The petition for rehearing filed by appellant in the above-entitled case having been submitted to the judges who participated in the decision of this Court and to all the other available circuit judges of the circuit in regular active service, and no judge who concurred in the decision having asked for rehearing, and a majority of the circuit judges of the circuit in regular service not having voted for rehearing, the petition for rehearing by the panel and the Court in banc, is denied.
1. An additional count of receiving stolen property was subsequently dismissed.
2. The Sixth Amendment provides in relevant part that “[i]n all criminal prosecutions, the accused shall enjoy the right to a speedy and public trial․”
3. Section 721 affords the Pennsylvania Supreme Court original jurisdiction over habeas corpus claims.
4. We find that the Pennsylvania courts would hold Doctor's claims waived under the fugitive forfeiture rule notwithstanding intervening changes in that rule.During the pendency of Doctor's direct appeals Pennsylvania appellate courts had “no discretion to consider an appeal by a convicted defendant who escapes or absconds from the jurisdiction, regardless of when he returns.” Commonwealth v. Jones, 388 Pa.Super. 22, 564 A.2d 983 (1989); Commonwealth v. Jones, 530 Pa. 536, 610 A.2d 439, 441 (1992) ( “A defendant's voluntary escape acts as a per se forfeiture of his right of appeal․ Such a forfeiture is irrevocable and continues despite the defendant's capture or voluntary return to custody. Thus, by choosing to flee from justice, appellant forever forfeited his right to appeal.”).In 1995, after Doctor's direct appeals were concluded, the Pennsylvania Supreme Court overruled Jones and held that appellate courts retained discretion to reinstate appellate rights of an escaped defendant. In re J.J., 540 Pa. 274, 656 A.2d 1355, 1362-63 (1995) (citing Ortega-Rodriguez v. United States, 507 U.S. 234, 244, 113 S.Ct. 1199, 1205-06, 122 L.Ed.2d 581 (1993) and holding that sanction must be reasonable response to flight and is warranted only if there is some connection between flight and the appellate process). In Commonwealth v. Huff, 540 Pa. 535, 658 A.2d 1340 (1995), the Pennsylvania Supreme Court held that the Superior Court had erred by denying appellate rights where the appellant's flight from justice prior to sentencing had no significant effect on the appellate process. Id., 658 A.2d at 1342.If Huff and In re J.J. were applied retroactively on collateral review the Pennsylvania courts might determine that Doctor did not waive the right to have his claims considered because: (1) he escaped before filing a notice of appeal and was sentenced only after his recapture; and/or (2) his escape did not materially affect the appeals process in which case, Huff and In re J.J. would require that his right to appeal be reinstated. However, Pennsylvania law is clear that “a new rule of law to which we give full retroactive effect, will not be applied to any case on collateral review unless that decision was handed down during the pendency of an appellant's direct appeal.” Commonwealth v. Gillespie, 512 Pa. 349, 516 A.2d 1180, 1183 (1986). Therefore, even assuming that the Pennsylvania courts would give full retroactive effect to the rules announced in In re J.J. and Huff, those rules would not be applied on collateral review of Doctor's claims because those decisions were not handed down during the pendency of his direct appeals. The non-discretionary fugitive forfeiture rule that governed before In re J.J. would thus deem Doctor's claims waived.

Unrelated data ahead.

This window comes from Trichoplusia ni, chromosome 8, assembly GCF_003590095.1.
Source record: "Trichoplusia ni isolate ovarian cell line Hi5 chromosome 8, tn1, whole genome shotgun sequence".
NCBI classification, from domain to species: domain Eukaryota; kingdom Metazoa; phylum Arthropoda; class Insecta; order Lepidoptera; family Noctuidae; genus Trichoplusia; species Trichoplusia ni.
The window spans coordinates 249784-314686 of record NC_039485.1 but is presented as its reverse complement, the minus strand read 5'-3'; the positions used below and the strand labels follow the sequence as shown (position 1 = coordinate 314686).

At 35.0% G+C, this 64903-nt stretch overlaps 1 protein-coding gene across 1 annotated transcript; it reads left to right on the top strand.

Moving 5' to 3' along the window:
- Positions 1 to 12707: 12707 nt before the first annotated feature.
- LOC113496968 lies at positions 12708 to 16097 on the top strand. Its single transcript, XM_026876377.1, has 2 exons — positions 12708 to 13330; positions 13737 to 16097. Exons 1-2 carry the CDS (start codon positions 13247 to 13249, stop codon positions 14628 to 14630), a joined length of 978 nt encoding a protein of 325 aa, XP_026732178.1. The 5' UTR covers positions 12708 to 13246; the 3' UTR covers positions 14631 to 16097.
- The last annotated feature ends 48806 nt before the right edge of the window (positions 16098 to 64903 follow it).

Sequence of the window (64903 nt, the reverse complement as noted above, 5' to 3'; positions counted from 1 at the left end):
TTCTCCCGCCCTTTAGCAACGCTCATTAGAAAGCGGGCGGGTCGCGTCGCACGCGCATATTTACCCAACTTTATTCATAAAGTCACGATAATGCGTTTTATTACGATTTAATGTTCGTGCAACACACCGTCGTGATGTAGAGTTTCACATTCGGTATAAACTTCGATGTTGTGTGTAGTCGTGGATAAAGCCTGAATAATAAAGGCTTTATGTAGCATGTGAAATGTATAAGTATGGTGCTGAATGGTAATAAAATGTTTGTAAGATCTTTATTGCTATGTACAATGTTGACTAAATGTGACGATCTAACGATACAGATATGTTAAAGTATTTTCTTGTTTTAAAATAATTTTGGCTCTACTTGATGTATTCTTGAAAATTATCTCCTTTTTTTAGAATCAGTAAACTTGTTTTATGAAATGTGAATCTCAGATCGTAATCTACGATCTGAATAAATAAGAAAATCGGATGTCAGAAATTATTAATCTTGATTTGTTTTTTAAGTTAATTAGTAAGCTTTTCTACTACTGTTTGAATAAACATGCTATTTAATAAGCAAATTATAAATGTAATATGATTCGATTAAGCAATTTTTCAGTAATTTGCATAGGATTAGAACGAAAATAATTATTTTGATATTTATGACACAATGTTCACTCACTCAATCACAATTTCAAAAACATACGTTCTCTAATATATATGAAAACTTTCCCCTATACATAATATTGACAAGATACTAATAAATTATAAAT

5. Lawson addressed the waiver issue in the context of a petition brought pursuant to the Post Conviction Hearing Act, predecessor to the Post Conviction Relief Act. However, the holding in Lawson also applies to petitions brought under the PCRA. See Commonwealth v. Szuchon, 534 Pa. 483, 633 A.2d 1098, 1099 (1993).
6. Pennsylvania courts have not addressed whether a showing of miscarriage of justice can overcome the waiver provisions of the PCRA for initial petitions. They have, however, permitted allegations of miscarriage of justice to override the waiver provisions of the PCRA and have therefore reached the merits of such claims in successive PCRA petitions. See, e.g., Commonwealth v. Williams, 442 Pa.Super. 590, 660 A.2d 614, 618-19 (1995), appeal denied, 674 A.2d 1071 (Pa.1996). Though the precise relationship between a miscarriage of justice allegation and the PCRA's waiver provisions is somewhat unsettled, see, e.g., Commonwealth v. Ryan, 394 Pa.Super. 373, 575 A.2d 949, 950-51 (1990) (applying waiver provisions where petitioner had alleged miscarriage of justice), we cannot conclude that collateral review is clearly foreclosed because these cases leave open the possibility that a showing of miscarriage of justice can overcome the waiver provisions in an initial PCRA petition.
7. As discussed below the instant case raises an issue beyond the settled bounds of the fugitive forfeiture rule. Therefore even if Feigley v. Fulcomer, 833 F.2d 29 (3d Cir.1987), by reaching the issue of cause and prejudice, implicitly held that the fugitive forfeiture rule was independent and adequate in that case, see id. at 32, it does not resolve whether the rule is independent and adequate as applied in this case.
8. We stated above that during the pendency of Doctor's direct appeals Pennsylvania appellate courts lacked the discretion to consider the appeal of a convicted defendant who escapes or absconds from the jurisdiction regardless of when he returns. See supra note 4 (citing Commonwealth v. Jones, 388 Pa.Super. 22, 564 A.2d 983 (1989) and Commonwealth v. Jones, 530 Pa. 536, 610 A.2d 439, 441 (1992)). The present inquiry is distinct because it focuses on the state of the fugitive forfeiture rule when Doctor fled in 1986 rather than on the period of 1992 to 1993 when Doctor was returned to custody and his appeals to the Pennsylvania appellate courts were pending.
O'NEILL, District Judge: